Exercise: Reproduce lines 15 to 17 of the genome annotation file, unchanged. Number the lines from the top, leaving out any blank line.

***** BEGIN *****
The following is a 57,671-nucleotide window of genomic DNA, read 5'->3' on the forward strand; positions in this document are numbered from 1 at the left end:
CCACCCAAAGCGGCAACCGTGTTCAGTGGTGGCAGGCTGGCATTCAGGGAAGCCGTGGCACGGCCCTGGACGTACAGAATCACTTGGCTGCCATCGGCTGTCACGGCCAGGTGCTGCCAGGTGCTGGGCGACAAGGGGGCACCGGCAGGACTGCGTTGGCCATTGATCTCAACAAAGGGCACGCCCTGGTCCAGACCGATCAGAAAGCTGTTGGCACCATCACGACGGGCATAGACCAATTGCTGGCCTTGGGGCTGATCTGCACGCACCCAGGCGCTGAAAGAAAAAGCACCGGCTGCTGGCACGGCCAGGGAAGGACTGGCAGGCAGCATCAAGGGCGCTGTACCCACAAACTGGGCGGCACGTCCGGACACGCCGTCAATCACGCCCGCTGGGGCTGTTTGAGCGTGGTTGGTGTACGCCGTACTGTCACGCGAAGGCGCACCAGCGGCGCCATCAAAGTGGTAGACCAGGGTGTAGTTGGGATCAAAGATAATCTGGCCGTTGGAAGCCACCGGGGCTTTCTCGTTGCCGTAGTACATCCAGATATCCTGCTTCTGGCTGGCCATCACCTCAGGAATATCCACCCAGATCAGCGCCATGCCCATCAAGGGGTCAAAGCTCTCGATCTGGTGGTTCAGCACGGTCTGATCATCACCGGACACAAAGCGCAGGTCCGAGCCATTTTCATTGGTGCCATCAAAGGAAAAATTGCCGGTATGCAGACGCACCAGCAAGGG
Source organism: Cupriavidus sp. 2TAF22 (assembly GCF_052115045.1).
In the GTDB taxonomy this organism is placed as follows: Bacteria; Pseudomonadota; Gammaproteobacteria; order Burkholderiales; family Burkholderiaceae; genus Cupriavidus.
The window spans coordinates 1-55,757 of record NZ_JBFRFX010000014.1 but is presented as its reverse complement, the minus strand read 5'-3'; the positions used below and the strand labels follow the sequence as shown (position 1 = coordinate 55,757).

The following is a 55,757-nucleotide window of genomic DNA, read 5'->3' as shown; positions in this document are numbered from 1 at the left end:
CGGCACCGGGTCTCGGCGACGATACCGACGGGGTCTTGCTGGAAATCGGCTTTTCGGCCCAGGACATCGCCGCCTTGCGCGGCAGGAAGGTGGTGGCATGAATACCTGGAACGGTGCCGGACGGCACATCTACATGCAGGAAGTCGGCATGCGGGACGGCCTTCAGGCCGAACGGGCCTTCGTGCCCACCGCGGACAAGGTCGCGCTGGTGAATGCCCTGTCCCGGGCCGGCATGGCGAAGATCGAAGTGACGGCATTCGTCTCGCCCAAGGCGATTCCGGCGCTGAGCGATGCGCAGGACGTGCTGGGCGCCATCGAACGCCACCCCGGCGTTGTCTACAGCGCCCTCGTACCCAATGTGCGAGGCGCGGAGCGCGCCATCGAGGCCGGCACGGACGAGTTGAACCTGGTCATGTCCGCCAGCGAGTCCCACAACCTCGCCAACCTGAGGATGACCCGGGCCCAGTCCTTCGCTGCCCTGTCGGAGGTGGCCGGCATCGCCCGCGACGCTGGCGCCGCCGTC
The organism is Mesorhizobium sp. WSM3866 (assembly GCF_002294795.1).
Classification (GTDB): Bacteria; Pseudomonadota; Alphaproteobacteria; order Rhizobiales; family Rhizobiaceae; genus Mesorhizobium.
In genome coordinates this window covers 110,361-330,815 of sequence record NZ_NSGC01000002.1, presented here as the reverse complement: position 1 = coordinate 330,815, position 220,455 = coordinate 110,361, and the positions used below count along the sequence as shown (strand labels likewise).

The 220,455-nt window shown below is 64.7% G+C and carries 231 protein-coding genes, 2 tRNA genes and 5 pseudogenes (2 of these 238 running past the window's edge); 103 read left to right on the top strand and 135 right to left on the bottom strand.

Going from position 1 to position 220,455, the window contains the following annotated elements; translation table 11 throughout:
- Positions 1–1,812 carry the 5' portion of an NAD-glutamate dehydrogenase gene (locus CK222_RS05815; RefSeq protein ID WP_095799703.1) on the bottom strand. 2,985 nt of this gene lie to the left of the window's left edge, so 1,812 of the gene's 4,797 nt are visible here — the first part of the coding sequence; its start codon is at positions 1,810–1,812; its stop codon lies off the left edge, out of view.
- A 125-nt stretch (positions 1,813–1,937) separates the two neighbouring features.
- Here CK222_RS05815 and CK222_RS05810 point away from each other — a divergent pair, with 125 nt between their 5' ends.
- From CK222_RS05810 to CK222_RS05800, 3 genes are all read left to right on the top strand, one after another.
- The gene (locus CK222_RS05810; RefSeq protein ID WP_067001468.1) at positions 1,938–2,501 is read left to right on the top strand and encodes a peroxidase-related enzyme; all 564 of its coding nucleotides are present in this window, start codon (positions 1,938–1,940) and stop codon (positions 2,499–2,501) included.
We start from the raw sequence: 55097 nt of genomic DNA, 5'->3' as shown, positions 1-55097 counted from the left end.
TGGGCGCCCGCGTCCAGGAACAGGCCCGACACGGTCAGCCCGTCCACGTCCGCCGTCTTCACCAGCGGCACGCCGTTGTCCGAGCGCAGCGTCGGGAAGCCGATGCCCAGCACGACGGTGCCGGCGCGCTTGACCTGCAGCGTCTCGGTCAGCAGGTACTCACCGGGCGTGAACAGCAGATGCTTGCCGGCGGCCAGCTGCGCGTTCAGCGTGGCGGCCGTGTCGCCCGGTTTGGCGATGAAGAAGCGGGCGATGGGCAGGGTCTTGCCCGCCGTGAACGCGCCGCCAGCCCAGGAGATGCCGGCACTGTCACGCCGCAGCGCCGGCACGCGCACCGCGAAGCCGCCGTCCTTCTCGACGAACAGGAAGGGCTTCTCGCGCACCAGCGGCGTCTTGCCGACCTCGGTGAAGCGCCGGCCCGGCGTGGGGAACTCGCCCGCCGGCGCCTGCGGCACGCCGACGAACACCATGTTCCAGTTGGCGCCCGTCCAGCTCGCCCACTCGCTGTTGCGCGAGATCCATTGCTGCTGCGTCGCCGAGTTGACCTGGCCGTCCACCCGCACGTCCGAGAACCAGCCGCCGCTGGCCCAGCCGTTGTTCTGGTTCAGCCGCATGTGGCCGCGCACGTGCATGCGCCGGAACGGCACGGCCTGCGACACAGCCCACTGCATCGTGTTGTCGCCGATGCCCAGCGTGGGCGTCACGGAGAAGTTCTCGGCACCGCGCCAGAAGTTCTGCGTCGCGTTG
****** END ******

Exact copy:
- Here CK222_RS05815 and CK222_RS05810 point away from each other — a divergent pair, with 125 nt between their 5' ends.
- From CK222_RS05810 to CK222_RS05800, 3 genes are all read left to right on the top strand, one after another.
- The gene (locus CK222_RS05810; RefSeq protein ID WP_067001468.1) at positions 1,938–2,501 is read left to right on the top strand and encodes a peroxidase-related enzyme; all 564 of its coding nucleotides are present in this window, start codon (positions 1,938–1,940) and stop codon (positions 2,499–2,501) included.